The economics of privacy is, like anything else, a matter of trade-offs… The problem is that people can’t make informed decisions if they don’t know exactly what the trade-offs are. And they’ve proven that they don’t.[From Protect the Willfully Ignorant | Newsweek International Edition | Newsweek.com]
I couldn’t agree more. As it happens, Consult Hyperion is part of a consortium that has just been chosen by the U.K.’s Technology Strategy Board to carry out a research project in this field, trying to find better ways to describe and display privacy so that the consumers and citizens can make informed choices, can negotiate around privacy in a constructive way and can deal more effectively with both corporate and government organisations. The article goes on to make a comparison that I’m not sure is entirely valid: the comparison is between privacy and safety, and the reason I’m unsure about it is because it uses the example of cars, seat belts and accidents — all of which are things that consumers understand and can experience in a way that they cannot with privacy (at least, they cannot until our research project bears fruit!). Anyway, the article says
Car manufacturers let consumers pick engine sizes, color and the fabric on the seats, but not the design of the seat belt. “Consumers lack expertise about seat-belt design and don’t want to invest time learning about it,”… Rather than let people figure out the optimal seat belt for themselves, experts pick a standard.[From Protect the Willfully Ignorant | Newsweek International Edition | Newsweek.com]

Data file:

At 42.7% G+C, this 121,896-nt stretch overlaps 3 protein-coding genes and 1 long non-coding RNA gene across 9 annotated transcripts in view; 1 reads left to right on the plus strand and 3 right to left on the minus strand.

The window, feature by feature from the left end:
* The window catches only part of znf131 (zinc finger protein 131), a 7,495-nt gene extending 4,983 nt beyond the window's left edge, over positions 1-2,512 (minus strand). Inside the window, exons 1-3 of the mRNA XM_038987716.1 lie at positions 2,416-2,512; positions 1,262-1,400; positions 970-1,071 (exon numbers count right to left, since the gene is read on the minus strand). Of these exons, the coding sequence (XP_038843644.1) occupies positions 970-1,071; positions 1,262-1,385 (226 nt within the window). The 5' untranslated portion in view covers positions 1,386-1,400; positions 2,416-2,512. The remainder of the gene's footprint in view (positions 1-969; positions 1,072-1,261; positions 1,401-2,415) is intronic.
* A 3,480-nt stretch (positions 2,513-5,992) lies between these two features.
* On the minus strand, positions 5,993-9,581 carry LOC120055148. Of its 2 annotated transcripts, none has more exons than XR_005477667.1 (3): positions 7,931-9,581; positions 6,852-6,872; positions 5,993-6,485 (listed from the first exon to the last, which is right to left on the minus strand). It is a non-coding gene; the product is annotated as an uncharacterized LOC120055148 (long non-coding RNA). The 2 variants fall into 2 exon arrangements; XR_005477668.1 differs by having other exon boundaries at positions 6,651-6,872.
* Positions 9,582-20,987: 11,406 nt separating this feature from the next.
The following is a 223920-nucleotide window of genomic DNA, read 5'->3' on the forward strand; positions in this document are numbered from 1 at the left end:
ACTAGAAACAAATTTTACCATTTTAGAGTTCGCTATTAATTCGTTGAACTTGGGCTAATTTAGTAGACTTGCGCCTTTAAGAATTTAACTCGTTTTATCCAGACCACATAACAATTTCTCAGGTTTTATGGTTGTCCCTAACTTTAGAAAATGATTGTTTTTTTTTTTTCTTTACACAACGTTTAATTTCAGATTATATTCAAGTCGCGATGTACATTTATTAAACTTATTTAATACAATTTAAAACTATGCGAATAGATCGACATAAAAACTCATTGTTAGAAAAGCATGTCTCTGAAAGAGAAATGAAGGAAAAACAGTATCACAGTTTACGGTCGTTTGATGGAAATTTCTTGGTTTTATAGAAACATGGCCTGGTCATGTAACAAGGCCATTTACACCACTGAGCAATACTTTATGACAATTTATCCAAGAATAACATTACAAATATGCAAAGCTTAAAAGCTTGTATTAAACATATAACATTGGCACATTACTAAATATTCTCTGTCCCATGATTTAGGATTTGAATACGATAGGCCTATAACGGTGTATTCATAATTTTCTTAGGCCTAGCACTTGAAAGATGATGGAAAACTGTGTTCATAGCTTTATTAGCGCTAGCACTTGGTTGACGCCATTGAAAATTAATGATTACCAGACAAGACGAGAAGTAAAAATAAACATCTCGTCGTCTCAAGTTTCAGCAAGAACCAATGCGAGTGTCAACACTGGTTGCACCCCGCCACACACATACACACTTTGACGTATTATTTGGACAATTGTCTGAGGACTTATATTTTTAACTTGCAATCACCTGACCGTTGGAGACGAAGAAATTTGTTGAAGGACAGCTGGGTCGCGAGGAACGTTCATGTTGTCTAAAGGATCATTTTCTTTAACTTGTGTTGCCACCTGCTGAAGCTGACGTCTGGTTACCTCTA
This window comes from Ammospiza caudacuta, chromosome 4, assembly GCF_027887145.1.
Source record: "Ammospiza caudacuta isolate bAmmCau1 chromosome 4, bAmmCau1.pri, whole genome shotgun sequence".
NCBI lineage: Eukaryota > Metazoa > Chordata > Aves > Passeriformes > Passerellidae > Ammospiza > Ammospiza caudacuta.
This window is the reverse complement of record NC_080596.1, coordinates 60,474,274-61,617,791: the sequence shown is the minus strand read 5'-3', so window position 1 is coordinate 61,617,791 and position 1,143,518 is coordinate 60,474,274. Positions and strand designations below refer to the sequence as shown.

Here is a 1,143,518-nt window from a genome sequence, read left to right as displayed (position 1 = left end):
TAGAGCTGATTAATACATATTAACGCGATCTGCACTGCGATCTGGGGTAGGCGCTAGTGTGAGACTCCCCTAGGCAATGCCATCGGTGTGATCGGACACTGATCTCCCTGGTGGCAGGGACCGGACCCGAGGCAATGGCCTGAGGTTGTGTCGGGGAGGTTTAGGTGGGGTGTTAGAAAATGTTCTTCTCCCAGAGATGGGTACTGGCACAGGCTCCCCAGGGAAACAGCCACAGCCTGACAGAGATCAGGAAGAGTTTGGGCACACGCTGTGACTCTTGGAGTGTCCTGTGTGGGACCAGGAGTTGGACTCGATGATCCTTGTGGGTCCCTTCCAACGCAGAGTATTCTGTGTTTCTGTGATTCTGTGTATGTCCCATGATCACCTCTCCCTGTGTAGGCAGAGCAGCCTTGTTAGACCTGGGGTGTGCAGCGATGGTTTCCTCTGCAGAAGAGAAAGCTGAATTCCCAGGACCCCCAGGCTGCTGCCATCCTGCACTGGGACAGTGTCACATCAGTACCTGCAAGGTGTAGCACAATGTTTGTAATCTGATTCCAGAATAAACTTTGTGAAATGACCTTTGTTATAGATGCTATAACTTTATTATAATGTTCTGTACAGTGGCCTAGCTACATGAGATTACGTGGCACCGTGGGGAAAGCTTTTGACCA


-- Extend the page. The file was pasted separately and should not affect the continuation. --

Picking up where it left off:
Ok, so let’s pick a standard. I vote for… er… hmmm… wait, I’ll get back to you on this.
It may not even be possible to reduce privacy to a simple seat-belt issue, so that people need only fasten their seat belt (ie, run some piece of software or whatever) before browsing. Seat belts are there to mitigate against death or serious injury, either of which is a bad thing. Privacy is not so neat an issue and it is bound with the concept of digital identity, which embraces a spectrum of relationships embodied in different virtual identities with different degrees of disclosure, not a simple black/white, on/off (or alive/dead, for that matter). Perhaps the nearest equivalent might be some kind of “default to minimal disclosure” scheme which, in my mind, is the equivalent of a “default to a secure virtual identity anchored by two-factor authentication” implementation. In other words, make users actively select to do more than minimal disclosure rather than have it happen as a side-effect of merely being on the internet.
These opinions are my own (I think) and are presented solely in my capacity as an interested member of the general public [posted with ecto]